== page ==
Three characters on stage with fruit baskets behind them
Cyndii Johnson (Vera), Jeorge Bennett Watson (Logger), and Jordan Tyson (Bulrusher) in Eisa Davis’ ‘Bulrusher,’ performing at Berkeley Rep through Dec. 3, 2023. Credit: T Charles Erickson/Berkeley Repertory Theatre

There are some beautiful scenes in Bulrusher, Eisa Davis’s lyrical coming-of-age story of life in 1955 in the remote-yet-storied California town of Booneville. That’s the settlement in Anderson Valley where the citizens speak Boontling, a dying dialect of more than 1,000 words. The program contains a glossary of Boontling words.

Bulrusher, Berkeley Rep’s Peet’s Theatre, 2025 Addison St., Berkeley

Yet, despite its poetics, Bulrusher is a bit jumbled because it is pulling in too many directions at once — it’s a folk tale, an exploration of the treatment of Native Americans and of race in the mid-1950s, a Tennessee Williams-ish account of a town full of secrets, a view of sexual awakening, belonging and genuine love, as well as a touch of logging industry economics. The jumbling diminishes but does not destroy what is an expressive and emotional work of art.

Bulrusher, excellently and sympathetically portrayed by Jordan Tyson, is an 18-year-old girl who was found as an infant floating in a basket on the nearby Navarro River. Perhaps because of her early relationship with water, she can tell one’s fortune by reading the water they have touched.

The character, Bulrusher, is an odd combination of naiveté and age-old wisdom, who knows she is at least partly Black because of her appearance. But aside from Logger (Jeorge Bennett Watson), she had never met another Black person (sneeble, in Boontling) until Logger’s niece Vera (Cyndii Johnson) comes to town from Birmingham, Alabama. And suddenly, Bulrusher is being courted by the guitar-playing Boy (Rob Kellogg), who used to make fun of her.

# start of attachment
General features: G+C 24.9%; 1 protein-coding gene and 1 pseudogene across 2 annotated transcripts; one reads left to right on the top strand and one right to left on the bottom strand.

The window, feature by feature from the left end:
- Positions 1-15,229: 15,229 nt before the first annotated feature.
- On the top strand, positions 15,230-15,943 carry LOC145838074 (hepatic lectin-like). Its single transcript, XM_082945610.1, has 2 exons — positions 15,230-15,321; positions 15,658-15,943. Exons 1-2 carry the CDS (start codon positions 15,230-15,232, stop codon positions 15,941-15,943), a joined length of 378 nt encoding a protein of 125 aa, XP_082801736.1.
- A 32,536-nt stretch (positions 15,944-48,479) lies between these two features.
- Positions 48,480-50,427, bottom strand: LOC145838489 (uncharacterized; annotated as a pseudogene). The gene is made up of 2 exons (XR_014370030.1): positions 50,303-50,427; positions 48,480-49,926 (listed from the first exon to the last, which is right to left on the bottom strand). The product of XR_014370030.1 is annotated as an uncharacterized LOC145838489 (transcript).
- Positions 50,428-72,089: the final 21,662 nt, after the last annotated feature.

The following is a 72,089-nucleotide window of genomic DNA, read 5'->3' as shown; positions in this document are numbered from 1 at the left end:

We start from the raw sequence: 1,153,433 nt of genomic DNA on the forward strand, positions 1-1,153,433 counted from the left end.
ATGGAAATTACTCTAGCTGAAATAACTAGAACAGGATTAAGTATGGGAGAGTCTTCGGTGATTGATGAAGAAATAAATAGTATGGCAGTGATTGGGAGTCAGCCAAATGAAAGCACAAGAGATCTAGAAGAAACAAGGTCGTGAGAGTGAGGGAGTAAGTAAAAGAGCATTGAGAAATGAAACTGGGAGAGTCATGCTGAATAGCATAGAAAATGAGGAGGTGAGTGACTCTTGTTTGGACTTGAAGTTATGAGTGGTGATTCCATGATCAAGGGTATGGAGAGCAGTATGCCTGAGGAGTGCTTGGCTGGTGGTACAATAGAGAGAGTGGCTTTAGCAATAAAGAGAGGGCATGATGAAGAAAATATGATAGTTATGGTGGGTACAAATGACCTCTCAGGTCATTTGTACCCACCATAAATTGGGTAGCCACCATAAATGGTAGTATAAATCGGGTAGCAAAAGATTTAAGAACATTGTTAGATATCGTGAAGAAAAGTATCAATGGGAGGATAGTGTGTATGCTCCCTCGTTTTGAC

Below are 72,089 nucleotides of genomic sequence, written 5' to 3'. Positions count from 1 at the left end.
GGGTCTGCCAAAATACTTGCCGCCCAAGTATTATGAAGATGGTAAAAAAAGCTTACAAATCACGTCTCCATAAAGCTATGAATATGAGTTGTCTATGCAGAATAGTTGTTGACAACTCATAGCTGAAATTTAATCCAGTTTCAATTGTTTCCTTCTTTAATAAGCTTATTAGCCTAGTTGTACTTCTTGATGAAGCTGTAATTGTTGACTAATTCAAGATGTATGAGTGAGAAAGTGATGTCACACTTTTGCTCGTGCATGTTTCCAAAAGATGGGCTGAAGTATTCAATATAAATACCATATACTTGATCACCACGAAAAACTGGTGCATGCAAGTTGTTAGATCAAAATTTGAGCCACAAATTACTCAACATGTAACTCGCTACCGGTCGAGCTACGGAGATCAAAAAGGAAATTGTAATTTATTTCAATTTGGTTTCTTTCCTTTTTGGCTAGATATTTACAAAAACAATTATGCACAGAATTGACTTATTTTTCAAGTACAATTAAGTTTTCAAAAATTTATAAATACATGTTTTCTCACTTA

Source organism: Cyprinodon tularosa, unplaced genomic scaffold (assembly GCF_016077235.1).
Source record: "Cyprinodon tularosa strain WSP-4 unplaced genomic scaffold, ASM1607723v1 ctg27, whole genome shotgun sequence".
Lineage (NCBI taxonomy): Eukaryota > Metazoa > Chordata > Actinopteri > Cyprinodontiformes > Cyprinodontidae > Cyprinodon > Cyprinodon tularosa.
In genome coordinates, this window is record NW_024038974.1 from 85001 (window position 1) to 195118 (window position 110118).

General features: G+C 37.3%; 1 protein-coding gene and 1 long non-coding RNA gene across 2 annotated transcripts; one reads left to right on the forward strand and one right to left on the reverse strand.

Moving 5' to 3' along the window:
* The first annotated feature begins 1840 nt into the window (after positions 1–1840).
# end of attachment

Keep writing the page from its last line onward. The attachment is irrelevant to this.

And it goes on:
Bulrusher has been brought up by Schoolch (schoolteacher in Boontling), a silent, buttoned-up teacher (Jamie LaVerdiere) who hangs out at the local whorehouse, but never uses the services of the madges (prostitutes in Boontling). Its hard-hearted Madame (Shyla Lefner) keeps threatening to leave Booneville but never does. Perhaps something unspoken is keeping her in town. The story’s climax comes off as a bit heavy-handed as secrets are revealed too late to undo the damage they have caused.

Berkeley Rep is co-producing Bulrusher with McCarter Theatre Center at Princeton University. The first-rate cast, skilled director Nicole A. Watson, and imaginative scenic designer Lawrence E. Moten III ironed out whatever wrinkles there were during the New Jersey run earlier this year. The creative and effective set features running water and varying video projections (Katherine Freer) that mirror the shifting days and weather.

Playwright and Berkeley native Eisa Davis’s talents are exemplified by her varied career, which includes writing, music, and acting. She has performed as a singer-songwriter and appeared in film and TV, including The Wire, House of Cards, and Succession. Davis is the niece of activist and author Angela Davis.

Bulrusher first premiered in New York in 2006 to mixed reviews, But after the play was named a finalist for the Pulitzer Prize, it received a well-earned second look. Here in Berkeley, the Shotgun Players produced Bulrusher in 2007. And now, Oakland’s West Edge Opera is presenting a world premiere production next year, written by Nathaniel Stookey and Eisa Davis.

Bulrusher runs through Dec. 3 at Berkeley Rep’s Peet’s Theatre, 2025 Addison St., Berkeley. It is approximately two hours and 45 minutes long, including one intermission. Masks are encouraged but optional for performances from Wednesday through Saturday. Mask-wearing is required in the theater on all Sundays (matinees and evenings) and Tuesdays. Post-show discussions and closed captioning are available at specific performances. Tickets $22.50–$134, subject to change, can be purchased online or by phone at 510-647-2949.

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Emily S. Mendel reviews Berkeley’s vibrant theater scene for Berkeleyside. As a native New Yorker (although an East Bay resident for most of her life), Emily grew up loving and studying theater, from...